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Re: More metaproblem

From: Stephen Leake
Subject: Re: More metaproblem
Date: Sat, 06 Dec 2014 04:19:03 -0600
User-agent: Gnus/5.13 (Gnus v5.13) Emacs/24.3.94 (windows-nt)

Karl Fogel <address@hidden> writes:

> There needs to be place where a developer *who has not yet decided to
> contribute to Emacs* can land and quickly get an impression of how much
> work is involved, and what the nature of that work is.

The _first_ thing I do when considering a project is to download the
source code, and browse thru it. That tells me a lot about the culture,
and whether I could stand to edit the code.

The only things I get from project web pages are a sense of how many
developers there are, how involved they are, how long the project has
been around, what language and what CM system are used.

The mailing list archive and bug tracker are good sources of
information on the first few items.

Other information on a typical project web page is aimed at people who
might _use_ the project (ie a user guide/manual), as opposed to
contribute to it.

> If that impression is only available from a place like etc/CONTRIBUTE,
> then we're effectively asking people to have made that decision before
> they've gotten the information they need to be able to make it.

Having just edited CONTRIBUTE, I must disagree.

The sort of details that are in CONTRIBUTE are things that I would only
worry about _after_ I had decided to work on a project, based on the
above browse thru the code.

There is a brief list "things you can work on other than code"; it's
pretty standard, but it would make sense to have that on a prominent web

CONTRIBUTE mostly talks about Changelog formats and how to use git;
minor details (but frustrating when you don't know them).

I was put off by bzr; but the information about which CM system Emacs
uses is on the main Savannah web page, so there's no need to consult
CONTRIBUTE for that.

> It can be maintained in the Emacs tree, but it needs to be published in
> a Web-standard way outside that tree (i.e., browsing to it in the
> web-based git repository browser would be a poor user experience).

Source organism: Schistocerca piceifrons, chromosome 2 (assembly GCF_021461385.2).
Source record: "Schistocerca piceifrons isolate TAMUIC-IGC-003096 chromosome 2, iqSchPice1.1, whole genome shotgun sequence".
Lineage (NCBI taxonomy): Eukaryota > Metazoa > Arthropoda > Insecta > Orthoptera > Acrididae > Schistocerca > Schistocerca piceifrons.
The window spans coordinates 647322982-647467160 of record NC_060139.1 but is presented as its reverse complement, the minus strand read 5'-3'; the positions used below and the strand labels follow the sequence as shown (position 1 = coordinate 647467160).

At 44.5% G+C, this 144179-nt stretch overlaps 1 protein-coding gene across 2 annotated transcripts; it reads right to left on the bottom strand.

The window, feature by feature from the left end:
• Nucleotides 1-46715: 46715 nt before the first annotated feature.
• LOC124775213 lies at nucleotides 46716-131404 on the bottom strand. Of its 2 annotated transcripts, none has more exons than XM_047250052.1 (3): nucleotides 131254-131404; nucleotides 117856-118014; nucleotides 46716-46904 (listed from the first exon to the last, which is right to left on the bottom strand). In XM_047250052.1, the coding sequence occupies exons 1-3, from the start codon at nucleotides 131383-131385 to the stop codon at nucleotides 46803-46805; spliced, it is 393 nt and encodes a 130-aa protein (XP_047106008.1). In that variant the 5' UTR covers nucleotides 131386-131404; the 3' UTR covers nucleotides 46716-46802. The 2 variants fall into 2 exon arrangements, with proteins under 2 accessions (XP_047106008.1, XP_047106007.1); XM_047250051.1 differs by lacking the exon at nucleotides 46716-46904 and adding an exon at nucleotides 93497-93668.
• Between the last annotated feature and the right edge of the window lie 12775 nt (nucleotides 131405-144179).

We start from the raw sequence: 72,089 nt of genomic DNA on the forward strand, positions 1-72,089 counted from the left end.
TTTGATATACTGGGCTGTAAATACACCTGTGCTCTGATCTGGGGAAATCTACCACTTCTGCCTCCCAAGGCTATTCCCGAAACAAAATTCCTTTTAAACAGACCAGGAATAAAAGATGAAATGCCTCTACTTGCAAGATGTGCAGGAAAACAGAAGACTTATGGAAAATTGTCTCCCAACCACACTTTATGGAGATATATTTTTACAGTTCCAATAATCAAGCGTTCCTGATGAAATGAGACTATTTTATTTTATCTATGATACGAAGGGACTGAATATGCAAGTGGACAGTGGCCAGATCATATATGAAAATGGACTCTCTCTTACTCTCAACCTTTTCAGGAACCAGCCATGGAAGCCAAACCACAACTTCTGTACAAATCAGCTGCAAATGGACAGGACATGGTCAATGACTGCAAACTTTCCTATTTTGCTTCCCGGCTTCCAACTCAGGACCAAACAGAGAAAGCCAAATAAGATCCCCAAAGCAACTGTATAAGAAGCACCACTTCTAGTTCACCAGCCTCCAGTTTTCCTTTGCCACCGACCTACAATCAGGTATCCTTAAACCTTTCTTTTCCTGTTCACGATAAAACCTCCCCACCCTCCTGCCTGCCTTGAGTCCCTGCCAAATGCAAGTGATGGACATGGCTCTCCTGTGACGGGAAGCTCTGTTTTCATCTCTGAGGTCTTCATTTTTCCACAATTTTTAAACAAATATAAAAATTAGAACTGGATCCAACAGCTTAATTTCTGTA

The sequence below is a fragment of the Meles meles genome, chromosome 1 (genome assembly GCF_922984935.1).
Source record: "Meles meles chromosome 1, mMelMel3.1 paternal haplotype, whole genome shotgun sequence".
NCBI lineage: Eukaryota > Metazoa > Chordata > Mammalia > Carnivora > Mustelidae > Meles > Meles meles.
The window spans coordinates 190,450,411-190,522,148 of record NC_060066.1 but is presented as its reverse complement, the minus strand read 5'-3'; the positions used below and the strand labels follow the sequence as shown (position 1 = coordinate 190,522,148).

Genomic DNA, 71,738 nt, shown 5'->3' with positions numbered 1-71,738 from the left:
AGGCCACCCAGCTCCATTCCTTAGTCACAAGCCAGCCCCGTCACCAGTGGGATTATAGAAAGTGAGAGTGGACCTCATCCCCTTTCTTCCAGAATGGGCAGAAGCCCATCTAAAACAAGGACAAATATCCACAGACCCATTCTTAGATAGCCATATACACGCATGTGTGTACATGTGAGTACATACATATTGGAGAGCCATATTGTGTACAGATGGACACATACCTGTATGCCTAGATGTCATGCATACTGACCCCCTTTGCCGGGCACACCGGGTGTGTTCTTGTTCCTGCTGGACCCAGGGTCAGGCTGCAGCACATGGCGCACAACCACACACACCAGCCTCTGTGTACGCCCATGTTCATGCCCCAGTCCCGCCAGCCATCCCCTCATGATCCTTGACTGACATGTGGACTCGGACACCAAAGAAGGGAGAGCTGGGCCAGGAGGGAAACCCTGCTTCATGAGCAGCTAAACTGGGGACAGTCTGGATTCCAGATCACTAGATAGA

A direct link to CONTRIBUTE in the web-based repository browser would be
a good thing for the Savanah web page. Since CONTRIBUTE now
references the wiki, along with several other sources of information, it
might make sense that it be starting point.

Hmm. It would be nice if the web links in CONTRIBUTE were presented by
a non-Emacs browser as clickable links in that case. Currently, you
have to copy and paste to the address bar.

Of course, if you browse the web in Emacs, or just read the text file in
Emacs, they _are_ clickable!

So perhpas the first line of CONTRIBUTE should be "This file is best
read in Emacs" :).

But it's probably best to keep the wiki as the primary reference from
the Savannah web page, and have it explain about CONTRIBUTE.

I'll work on the wiki next, but it's much more of a mess than

Which is a big reason I prefer files in the repository over a wiki; the
repository is kept much cleaner, because people review it.

>>Emacs was around long before "web pages". It has been slow to embrace
>>web pages, because it already has a culture that works well without
>>Perhaps that needs to change to attract new blood, but I'm not sure.
>>Emacs has a _very_ different feel than "typical" development
>>environments; using a unique development environment for creating Emacs
>>can ensure that is maintained.
> Even people who use Emacs for almost everything rarely use it as their
> primary web browser.  A few do, but most don't.  As I think across all
> the Emacs-first developers I know -- people like me who use Emacs as
> their shell, as their mailreader, as their primary development
> environment, as their primary text composition, and as their organizer
> via Org Mode -- they still use a dedicated browser like Firefox for
> browsing the web.

True (I use Emacs as you do). But I don't see how that addresses the
question of where the information in CONTRIBUTE should reside.

> So for information that people typically expect to be on the Web, such
> as developer guidelines for contributing to a free software project,
> we'll be better off putting that on the Web.  

Every free software project I've worked on has the "how to use our CM
system" info in a file in the CM repository, not on the web. (that
includes monotone, emacs, opentoken, dvc).

So apparently we have very different experiences, or we are 
talking about different information.

> Because the people who need to read it the most, the people who are
> the most important to us -- proficient Emacs users who are
> *considering* becoming contributors but who have not decided yet --
> will expect to find it on the Web anyway, and will most likely first
> read it in an environment other than Emacs.

People who write elisp for Emacs must be used to reading the elisp

That doesn't mean they have the repository checked out; the "binary"
install includes the elisp source, but not the full source tree.

Many people who use Emacs compile it from the release tarball, to get
the latest release.

For others, it's a pretty small step to either unpack the release
tarball or checkout the git repository.

So I don't see a significant barrier here.

> One solution would be to write those docs in (say) Markdown and
> autogenerate the HTML pages, so that reading them and editing them in
> Emacs is easy, but we still get HTML for the web site.

I would not mind doing that (that's how it works in monotone), but I
don't see how that addresses the original problem, which was that
several people who were contributing were unaware of the documentation
on the processes.

And it definitely takes resources to support; the machinery that does
this in monotone breaks occasionally.

-- Stephe

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